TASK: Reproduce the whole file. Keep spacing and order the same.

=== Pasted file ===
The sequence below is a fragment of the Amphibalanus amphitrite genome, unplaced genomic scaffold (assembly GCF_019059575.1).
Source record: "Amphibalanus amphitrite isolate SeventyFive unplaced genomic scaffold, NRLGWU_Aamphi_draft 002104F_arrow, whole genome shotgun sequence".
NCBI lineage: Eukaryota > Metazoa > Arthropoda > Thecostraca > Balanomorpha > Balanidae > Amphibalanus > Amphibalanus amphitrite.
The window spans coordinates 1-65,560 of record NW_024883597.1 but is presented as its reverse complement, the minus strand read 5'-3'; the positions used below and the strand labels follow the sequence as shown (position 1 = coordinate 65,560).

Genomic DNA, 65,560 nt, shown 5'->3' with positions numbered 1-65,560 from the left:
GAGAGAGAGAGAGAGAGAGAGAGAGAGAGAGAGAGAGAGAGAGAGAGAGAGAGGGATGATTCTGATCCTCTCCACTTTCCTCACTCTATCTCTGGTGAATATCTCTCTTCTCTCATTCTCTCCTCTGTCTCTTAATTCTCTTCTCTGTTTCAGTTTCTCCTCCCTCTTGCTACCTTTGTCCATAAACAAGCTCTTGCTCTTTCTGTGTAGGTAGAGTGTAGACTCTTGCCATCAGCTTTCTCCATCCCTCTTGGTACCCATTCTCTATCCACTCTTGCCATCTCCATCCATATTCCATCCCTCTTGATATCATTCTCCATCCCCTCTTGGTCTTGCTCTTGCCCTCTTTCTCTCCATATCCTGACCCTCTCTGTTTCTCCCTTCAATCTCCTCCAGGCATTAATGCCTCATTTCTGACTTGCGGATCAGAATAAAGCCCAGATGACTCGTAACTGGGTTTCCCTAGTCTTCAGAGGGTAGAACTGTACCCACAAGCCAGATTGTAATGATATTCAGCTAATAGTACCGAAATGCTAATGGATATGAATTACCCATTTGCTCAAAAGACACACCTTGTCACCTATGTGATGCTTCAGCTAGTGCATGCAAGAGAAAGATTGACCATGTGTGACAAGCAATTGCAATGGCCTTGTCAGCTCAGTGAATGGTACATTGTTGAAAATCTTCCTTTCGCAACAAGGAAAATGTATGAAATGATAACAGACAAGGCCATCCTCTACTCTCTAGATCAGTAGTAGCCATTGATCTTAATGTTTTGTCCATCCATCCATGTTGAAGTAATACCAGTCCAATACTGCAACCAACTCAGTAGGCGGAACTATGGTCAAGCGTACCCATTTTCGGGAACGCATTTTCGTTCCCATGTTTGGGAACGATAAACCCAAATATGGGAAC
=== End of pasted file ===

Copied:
The sequence below is a fragment of the Amphibalanus amphitrite genome, unplaced genomic scaffold (assembly GCF_019059575.1).
Source record: "Amphibalanus amphitrite isolate SeventyFive unplaced genomic scaffold, NRLGWU_Aamphi_draft 002104F_arrow, whole genome shotgun sequence".
NCBI lineage: Eukaryota > Metazoa > Arthropoda > Thecostraca > Balanomorpha > Balanidae > Amphibalanus > Amphibalanus amphitrite.
The window spans coordinates 1-65,560 of record NW_024883597.1 but is presented as its reverse complement, the minus strand read 5'-3'; the positions used below and the strand labels follow the sequence as shown (position 1 = coordinate 65,560).

Genomic DNA, 65,560 nt, shown 5'->3' with positions numbered 1-65,560 from the left:
GAGAGAGAGAGAGAGAGAGAGAGAGAGAGAGAGAGAGAGAGAGAGAGAGAGAGGGATGATTCTGATCCTCTCCACTTTCCTCACTCTATCTCTGGTGAATATCTCTCTTCTCTCATTCTCTCCTCTGTCTCTTAATTCTCTTCTCTGTTTCAGTTTCTCCTCCCTCTTGCTACCTTTGTCCATAAACAAGCTCTTGCTCTTTCTGTGTAGGTAGAGTGTAGACTCTTGCCATCAGCTTTCTCCATCCCTCTTGGTACCCATTCTCTATCCACTCTTGCCATCTCCATCCATATTCCATCCCTCTTGATATCATTCTCCATCCCCTCTTGGTCTTGCTCTTGCCCTCTTTCTCTCCATATCCTGACCCTCTCTGTTTCTCCCTTCAATCTCCTCCAGGCATTAATGCCTCATTTCTGACTTGCGGATCAGAATAAAGCCCAGATGACTCGTAACTGGGTTTCCCTAGTCTTCAGAGGGTAGAACTGTACCCACAAGCCAGATTGTAATGATATTCAGCTAATAGTACCGAAATGCTAATGGATATGAATTACCCATTTGCTCAAAAGACACACCTTGTCACCTATGTGATGCTTCAGCTAGTGCATGCAAGAGAAAGATTGACCATGTGTGACAAGCAATTGCAATGGCCTTGTCAGCTCAGTGAATGGTACATTGTTGAAAATCTTCCTTTCGCAACAAGGAAAATGTATGAAATGATAACAGACAAGGCCATCCTCTACTCTCTAGATCAGTAGTAGCCATTGATCTTAATGTTTTGTCCATCCATCCATGTTGAAGTAATACCAGTCCAATACTGCAACCAACTCAGTAGGCGGAACTATGGTCAAGCGTACCCATTTTCGGGAACGCATTTTCGTTCCCATGTTTGGGAACGATAAACCCAAATATGGGAAC